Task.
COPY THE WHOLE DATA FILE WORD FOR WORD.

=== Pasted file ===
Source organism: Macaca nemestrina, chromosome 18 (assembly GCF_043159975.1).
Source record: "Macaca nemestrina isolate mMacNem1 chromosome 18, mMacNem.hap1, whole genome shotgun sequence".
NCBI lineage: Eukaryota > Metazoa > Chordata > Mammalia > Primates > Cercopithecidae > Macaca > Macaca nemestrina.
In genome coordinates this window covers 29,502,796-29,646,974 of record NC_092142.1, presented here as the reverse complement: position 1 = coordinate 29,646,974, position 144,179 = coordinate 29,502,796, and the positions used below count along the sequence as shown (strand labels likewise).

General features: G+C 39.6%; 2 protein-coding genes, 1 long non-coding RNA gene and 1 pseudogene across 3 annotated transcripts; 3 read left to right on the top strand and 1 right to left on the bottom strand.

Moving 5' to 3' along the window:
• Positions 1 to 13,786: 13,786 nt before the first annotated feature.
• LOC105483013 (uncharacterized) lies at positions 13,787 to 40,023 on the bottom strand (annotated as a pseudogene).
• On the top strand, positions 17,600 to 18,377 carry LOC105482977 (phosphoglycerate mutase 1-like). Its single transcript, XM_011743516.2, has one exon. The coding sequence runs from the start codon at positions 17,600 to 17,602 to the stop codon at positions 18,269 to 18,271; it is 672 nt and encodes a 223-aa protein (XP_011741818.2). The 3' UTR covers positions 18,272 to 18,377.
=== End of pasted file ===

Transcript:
Source organism: Macaca nemestrina, chromosome 18 (assembly GCF_043159975.1).
Source record: "Macaca nemestrina isolate mMacNem1 chromosome 18, mMacNem.hap1, whole genome shotgun sequence".
NCBI lineage: Eukaryota > Metazoa > Chordata > Mammalia > Primates > Cercopithecidae > Macaca > Macaca nemestrina.
In genome coordinates this window covers 29,502,796-29,646,974 of record NC_092142.1, presented here as the reverse complement: position 1 = coordinate 29,646,974, position 144,179 = coordinate 29,502,796, and the positions used below count along the sequence as shown (strand labels likewise).

General features: G+C 39.6%; 2 protein-coding genes, 1 long non-coding RNA gene and 1 pseudogene across 3 annotated transcripts; 3 read left to right on the top strand and 1 right to left on the bottom strand.

Moving 5' to 3' along the window:
• Positions 1 to 13,786: 13,786 nt before the first annotated feature.
• LOC105483013 (uncharacterized) lies at positions 13,787 to 40,023 on the bottom strand (annotated as a pseudogene).
• On the top strand, positions 17,600 to 18,377 carry LOC105482977 (phosphoglycerate mutase 1-like). Its single transcript, XM_011743516.2, has one exon. The coding sequence runs from the start codon at positions 17,600 to 17,602 to the stop codon at positions 18,269 to 18,271; it is 672 nt and encodes a 223-aa protein (XP_011741818.2). The 3' UTR covers positions 18,272 to 18,377.